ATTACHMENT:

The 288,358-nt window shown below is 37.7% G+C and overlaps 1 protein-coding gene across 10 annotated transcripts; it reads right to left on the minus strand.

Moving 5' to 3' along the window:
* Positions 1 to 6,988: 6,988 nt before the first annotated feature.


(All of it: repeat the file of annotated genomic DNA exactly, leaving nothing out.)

The 288,358-nt window shown below is 37.7% G+C and overlaps 1 protein-coding gene across 10 annotated transcripts; it reads right to left on the minus strand.

Moving 5' to 3' along the window:
* Positions 1 to 6,988: 6,988 nt before the first annotated feature.